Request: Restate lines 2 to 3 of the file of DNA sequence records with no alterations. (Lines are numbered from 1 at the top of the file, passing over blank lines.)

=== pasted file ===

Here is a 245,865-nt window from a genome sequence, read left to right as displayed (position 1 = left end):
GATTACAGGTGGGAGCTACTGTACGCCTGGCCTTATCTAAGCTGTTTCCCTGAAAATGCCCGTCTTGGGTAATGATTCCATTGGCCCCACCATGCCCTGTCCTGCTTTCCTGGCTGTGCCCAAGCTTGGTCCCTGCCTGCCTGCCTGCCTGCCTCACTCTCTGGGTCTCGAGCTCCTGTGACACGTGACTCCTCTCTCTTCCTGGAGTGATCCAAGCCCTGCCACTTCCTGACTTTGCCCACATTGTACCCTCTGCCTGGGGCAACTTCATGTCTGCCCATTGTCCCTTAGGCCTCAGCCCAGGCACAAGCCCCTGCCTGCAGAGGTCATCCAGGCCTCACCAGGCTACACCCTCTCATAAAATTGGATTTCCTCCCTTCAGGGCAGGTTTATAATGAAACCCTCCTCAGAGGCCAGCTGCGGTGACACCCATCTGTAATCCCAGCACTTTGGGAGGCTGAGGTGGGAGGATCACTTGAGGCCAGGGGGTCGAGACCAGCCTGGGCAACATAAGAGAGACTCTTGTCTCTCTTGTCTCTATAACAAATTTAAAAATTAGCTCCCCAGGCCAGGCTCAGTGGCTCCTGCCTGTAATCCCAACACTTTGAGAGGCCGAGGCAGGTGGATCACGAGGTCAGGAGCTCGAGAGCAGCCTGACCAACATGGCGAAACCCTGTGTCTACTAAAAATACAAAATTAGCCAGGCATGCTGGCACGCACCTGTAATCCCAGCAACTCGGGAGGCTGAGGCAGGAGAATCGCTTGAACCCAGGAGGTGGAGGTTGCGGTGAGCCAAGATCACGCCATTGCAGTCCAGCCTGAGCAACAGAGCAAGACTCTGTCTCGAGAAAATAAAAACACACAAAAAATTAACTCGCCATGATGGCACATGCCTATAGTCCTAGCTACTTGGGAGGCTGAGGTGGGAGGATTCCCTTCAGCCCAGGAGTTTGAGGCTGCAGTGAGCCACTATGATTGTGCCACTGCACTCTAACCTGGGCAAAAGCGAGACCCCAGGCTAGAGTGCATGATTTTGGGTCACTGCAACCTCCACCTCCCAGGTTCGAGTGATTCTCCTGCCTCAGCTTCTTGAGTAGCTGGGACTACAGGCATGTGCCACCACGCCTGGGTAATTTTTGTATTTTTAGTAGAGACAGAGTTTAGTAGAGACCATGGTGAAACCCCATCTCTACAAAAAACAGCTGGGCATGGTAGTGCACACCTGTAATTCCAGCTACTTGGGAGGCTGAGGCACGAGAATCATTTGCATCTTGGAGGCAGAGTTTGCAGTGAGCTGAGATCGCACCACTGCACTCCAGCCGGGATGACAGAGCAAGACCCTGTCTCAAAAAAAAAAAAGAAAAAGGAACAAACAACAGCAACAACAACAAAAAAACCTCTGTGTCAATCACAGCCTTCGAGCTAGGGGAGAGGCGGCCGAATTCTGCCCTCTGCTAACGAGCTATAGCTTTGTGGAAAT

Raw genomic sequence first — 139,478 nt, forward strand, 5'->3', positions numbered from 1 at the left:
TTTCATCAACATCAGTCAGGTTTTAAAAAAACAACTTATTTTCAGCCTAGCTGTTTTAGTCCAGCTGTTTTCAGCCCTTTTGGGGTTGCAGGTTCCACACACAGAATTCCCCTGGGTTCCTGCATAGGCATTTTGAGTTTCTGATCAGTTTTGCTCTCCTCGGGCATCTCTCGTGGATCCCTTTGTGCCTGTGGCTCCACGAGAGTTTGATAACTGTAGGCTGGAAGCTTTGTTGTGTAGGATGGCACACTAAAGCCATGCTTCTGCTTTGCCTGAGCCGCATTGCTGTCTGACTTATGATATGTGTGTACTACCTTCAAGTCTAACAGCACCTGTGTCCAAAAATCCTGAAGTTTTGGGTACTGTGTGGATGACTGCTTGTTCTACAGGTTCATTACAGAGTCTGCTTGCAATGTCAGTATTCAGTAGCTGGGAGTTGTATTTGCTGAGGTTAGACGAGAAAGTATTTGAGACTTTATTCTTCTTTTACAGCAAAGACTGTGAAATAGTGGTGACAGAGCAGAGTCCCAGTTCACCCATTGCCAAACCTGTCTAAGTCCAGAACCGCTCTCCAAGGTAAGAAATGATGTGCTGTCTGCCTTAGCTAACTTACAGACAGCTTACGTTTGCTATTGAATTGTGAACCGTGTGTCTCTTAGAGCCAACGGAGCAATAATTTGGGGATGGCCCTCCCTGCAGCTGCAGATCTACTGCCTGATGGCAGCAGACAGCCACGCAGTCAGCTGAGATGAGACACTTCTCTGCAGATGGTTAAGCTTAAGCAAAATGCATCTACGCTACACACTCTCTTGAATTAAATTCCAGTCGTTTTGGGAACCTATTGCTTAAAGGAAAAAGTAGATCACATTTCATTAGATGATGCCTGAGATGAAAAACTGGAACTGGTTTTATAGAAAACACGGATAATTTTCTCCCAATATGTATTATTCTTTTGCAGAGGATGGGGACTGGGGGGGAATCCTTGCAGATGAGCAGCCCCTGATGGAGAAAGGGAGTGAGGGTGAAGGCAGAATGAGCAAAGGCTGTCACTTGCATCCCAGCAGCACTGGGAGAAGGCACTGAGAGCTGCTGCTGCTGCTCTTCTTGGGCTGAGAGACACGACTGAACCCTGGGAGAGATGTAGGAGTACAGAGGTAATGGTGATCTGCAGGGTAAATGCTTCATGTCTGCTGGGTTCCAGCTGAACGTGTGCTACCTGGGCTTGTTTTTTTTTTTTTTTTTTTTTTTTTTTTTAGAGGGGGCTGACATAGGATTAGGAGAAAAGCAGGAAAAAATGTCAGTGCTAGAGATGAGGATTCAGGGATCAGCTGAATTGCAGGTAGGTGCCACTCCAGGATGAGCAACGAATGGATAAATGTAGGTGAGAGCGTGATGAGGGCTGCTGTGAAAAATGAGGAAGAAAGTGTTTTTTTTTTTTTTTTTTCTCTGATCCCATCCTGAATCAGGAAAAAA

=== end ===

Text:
GATTACAGGTGGGAGCTACTGTACGCCTGGCCTTATCTAAGCTGTTTCCCTGAAAATGCCCGTCTTGGGTAATGATTCCATTGGCCCCACCATGCCCTGTCCTGCTTTCCTGGCTGTGCCCAAGCTTGGTCCCTGCCTGCCTGCCTGCCTGCCTCACTCTCTGGGTCTCGAGCTCCTGTGACACGTGACTCCTCTCTCTTCCTGGAGTGATCCAAGCCCTGCCACTTCCTGACTTTGCCCACATTGTACCCTCTGCCTGGGGCAACTTCATGTCTGCCCATTGTCCCTTAGGCCTCAGCCCAGGCACAAGCCCCTGCCTGCAGAGGTCATCCAGGCCTCACCAGGCTACACCCTCTCATAAAATTGGATTTCCTCCCTTCAGGGCAGGTTTATAATGAAACCCTCCTCAGAGGCCAGCTGCGGTGACACCCATCTGTAATCCCAGCACTTTGGGAGGCTGAGGTGGGAGGATCACTTGAGGCCAGGGGGTCGAGACCAGCCTGGGCAACATAAGAGAGACTCTTGTCTCTCTTGTCTCTATAACAAATTTAAAAATTAGCTCCCCAGGCCAGGCTCAGTGGCTCCTGCCTGTAATCCCAACACTTTGAGAGGCCGAGGCAGGTGGATCACGAGGTCAGGAGCTCGAGAGCAGCCTGACCAACATGGCGAAACCCTGTGTCTACTAAAAATACAAAATTAGCCAGGCATGCTGGCACGCACCTGTAATCCCAGCAACTCGGGAGGCTGAGGCAGGAGAATCGCTTGAACCCAGGAGGTGGAGGTTGCGGTGAGCCAAGATCACGCCATTGCAGTCCAGCCTGAGCAACAGAGCAAGACTCTGTCTCGAGAAAATAAAAACACACAAAAAATTAACTCGCCATGATGGCACATGCCTATAGTCCTAGCTACTTGGGAGGCTGAGGTGGGAGGATTCCCTTCAGCCCAGGAGTTTGAGGCTGCAGTGAGCCACTATGATTGTGCCACTGCACTCTAACCTGGGCAAAAGCGAGACCCCAGGCTAGAGTGCATGATTTTGGGTCACTGCAACCTCCACCTCCCAGGTTCGAGTGATTCTCCTGCCTCAGCTTCTTGAGTAGCTGGGACTACAGGCATGTGCCACCACGCCTGGGTAATTTTTGTATTTTTAGTAGAGACAGAGTTTAGTAGAGACCATGGTGAAACCCCATCTCTACAAAAAACAGCTGGGCATGGTAGTGCACACCTGTAATTCCAGCTACTTGGGAGGCTGAGGCACGAGAATCATTTGCATCTTGGAGGCAGAGTTTGCAGTGAGCTGAGATCGCACCACTGCACTCCAGCCGGGATGACAGAGCAAGACCCTGTCTCAAAAAAAAAAAAGAAAAAGGAACAAACAACAGCAACAACAACAAAAAAACCTCTGTGTCAATCACAGCCTTCGAGCTAGGGGAGAGGCGGCCGAATTCTGCCCTCTGCTAACGAGCTATAGCTTTGTGGAAAT

Raw genomic sequence first — 139,478 nt, forward strand, 5'->3', positions numbered from 1 at the left: